The response by Hamilton is just a slice of the responses many Black academics and intellectuals had to discussions by liberals and the Left on the issue of Black Power. Of course, Duberman’s wasn’t the only response to Black Power that’s worth considering. Christopher Lasch (there’s that man again!) also reacted to Black Power in the pages of the New York Review of Books, and Norman Mailer also added a reply in this issue of Partisan Review.[9] Nonetheless, there’s a lot to think about here in terms of the idea of Black Power, and what liberals and radicals considered it to mean in 1967.


[1]Duberman, Martin. “Black Power in America.” Partisan Review. Winter 1968, p. 34-48, quote on pg. 34.

[2] Duberman, 38.

[3] Duberman, 43.

[4] Duberman, 45.

[5] Duberman, 47.

[6] Hamilton, Charles. “Black Power: A Discussion,” Spring 1968, Partisan Review, p. 205.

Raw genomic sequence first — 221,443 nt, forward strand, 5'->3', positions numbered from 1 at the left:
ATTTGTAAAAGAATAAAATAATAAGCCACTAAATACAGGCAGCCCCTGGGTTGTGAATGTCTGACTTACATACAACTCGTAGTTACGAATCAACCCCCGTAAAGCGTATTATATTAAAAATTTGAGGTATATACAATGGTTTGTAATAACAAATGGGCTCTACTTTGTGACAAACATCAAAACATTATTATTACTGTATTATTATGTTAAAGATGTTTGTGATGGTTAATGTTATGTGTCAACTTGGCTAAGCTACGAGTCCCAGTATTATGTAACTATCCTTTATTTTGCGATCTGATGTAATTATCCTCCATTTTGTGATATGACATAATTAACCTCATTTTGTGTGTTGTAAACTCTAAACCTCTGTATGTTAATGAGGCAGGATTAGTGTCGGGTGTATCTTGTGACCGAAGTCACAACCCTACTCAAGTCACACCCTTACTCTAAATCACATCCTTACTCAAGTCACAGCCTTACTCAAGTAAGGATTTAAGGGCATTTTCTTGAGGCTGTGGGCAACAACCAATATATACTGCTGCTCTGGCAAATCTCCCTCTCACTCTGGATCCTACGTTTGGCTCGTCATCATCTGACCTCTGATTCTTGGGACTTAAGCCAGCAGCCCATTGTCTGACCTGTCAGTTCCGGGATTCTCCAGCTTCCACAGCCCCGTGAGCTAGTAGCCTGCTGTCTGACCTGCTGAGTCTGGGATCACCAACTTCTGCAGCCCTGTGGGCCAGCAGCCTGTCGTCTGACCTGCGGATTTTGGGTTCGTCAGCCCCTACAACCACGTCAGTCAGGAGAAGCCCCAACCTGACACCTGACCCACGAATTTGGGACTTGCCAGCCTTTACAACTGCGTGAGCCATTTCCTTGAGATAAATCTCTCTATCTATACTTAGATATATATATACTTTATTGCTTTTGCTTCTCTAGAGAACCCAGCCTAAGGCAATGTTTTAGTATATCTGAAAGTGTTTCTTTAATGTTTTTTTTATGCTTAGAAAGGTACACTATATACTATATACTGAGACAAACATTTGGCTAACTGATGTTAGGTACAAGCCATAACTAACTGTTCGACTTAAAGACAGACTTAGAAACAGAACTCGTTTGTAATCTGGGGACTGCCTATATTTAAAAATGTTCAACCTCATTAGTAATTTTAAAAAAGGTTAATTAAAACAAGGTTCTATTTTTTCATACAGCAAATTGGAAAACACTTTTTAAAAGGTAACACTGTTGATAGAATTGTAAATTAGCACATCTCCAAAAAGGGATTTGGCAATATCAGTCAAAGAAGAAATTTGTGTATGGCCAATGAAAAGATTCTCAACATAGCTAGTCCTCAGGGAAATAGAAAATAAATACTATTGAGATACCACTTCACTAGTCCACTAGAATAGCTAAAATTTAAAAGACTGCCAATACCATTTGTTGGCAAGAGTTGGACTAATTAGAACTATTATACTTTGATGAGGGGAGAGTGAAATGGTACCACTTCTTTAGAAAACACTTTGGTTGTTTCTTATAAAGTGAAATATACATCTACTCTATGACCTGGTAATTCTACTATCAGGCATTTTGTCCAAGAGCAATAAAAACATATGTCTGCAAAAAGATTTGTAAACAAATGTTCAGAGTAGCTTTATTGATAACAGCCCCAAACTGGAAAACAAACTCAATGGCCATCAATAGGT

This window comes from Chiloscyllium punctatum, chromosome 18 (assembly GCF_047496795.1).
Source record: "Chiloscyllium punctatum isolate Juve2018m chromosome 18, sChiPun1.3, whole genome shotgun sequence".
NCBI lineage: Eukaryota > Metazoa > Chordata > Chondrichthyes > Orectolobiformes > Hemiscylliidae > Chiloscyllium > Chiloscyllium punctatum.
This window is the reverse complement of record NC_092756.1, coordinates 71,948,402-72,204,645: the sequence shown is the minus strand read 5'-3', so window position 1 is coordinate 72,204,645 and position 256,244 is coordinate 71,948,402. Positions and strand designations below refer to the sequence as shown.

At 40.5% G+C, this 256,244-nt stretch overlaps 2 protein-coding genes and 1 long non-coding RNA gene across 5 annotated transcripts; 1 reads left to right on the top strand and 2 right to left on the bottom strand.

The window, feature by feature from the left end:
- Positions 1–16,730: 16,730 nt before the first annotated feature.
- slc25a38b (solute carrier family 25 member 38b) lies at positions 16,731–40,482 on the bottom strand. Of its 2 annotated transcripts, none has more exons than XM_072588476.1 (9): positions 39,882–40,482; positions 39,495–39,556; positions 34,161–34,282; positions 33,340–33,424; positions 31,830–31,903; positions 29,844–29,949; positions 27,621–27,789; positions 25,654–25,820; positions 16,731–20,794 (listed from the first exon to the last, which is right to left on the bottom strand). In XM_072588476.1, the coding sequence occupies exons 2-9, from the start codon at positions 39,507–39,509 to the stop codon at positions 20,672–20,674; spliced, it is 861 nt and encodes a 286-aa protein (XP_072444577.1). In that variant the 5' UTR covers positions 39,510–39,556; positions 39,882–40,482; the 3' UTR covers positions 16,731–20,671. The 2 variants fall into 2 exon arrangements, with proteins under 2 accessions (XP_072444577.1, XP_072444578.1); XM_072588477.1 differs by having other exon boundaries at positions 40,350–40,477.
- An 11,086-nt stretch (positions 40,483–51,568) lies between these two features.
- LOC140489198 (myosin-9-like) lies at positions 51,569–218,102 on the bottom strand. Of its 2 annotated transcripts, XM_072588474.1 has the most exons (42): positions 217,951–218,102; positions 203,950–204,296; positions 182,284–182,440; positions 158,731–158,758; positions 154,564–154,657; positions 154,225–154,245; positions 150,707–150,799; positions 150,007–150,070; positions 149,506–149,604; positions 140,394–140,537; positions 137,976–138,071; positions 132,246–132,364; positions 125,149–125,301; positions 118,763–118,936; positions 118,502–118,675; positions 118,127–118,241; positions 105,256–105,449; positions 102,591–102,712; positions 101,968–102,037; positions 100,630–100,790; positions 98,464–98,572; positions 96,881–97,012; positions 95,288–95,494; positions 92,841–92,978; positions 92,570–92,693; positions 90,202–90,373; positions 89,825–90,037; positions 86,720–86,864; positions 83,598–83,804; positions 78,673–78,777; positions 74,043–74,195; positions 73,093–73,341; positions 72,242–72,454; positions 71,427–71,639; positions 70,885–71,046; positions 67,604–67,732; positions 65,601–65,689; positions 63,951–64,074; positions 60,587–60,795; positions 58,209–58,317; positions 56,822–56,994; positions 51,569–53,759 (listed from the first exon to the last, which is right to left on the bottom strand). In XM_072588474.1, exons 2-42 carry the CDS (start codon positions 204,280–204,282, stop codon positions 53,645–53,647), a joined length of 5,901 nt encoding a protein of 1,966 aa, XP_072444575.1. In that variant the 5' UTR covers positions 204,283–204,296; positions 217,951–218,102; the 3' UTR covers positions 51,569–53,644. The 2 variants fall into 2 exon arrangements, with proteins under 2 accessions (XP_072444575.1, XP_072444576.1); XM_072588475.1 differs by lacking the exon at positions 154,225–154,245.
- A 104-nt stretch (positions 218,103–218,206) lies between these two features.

[7] Hamilton, 205. It’s also interesting to think about this comment in light of the recent explosion of works on Black Power, many of which have begun looking at the movement beyond the traditional narrative of Oakland, Chicago, and the big personalities. See Devin Fergus, Liberalism, Black Power, and the Making of Modern American Politics, 1965-1980 as one example.

[8] Hamilton, 208.

[9] Just a sample from Mr. Mailer’s piece: “Schooled in treachery, steeped in centuries of white bile, there are avalanches and cataracts of violence, destruction, inchoate rage and promiscuous waste to be encountered—there is well a question whether he (Black men) can build his own society at all, so perverse are the conduits of his crossed emotions by now. Norman Mailer, “Black Power: A Discussion,” Spring 1968, Partisan Review, p. 220-221.

2 Thoughts on this Post

  1. Robert,

    An fyi: The current issue of JAH has an article on how Robert Kennedy worked with/subverted black power interests in NYC, circa 1966, in relation to the Bedford-Stuyvesant area—helping to empower the community in a way that would help it avoid a Watts-type riot. The article is sympathetic to RFK’s effort, even while pointing out some weaknesses. Citation:

    Tom Adam Davies, “Black Power in Action: The Bedford-Stuyvesant Restoration Corporation, Robert F. Kennedy, and the Politics of the Urban Crisis,” JAH 100, no. 3 (Dec. 2013), 736-60

    – TL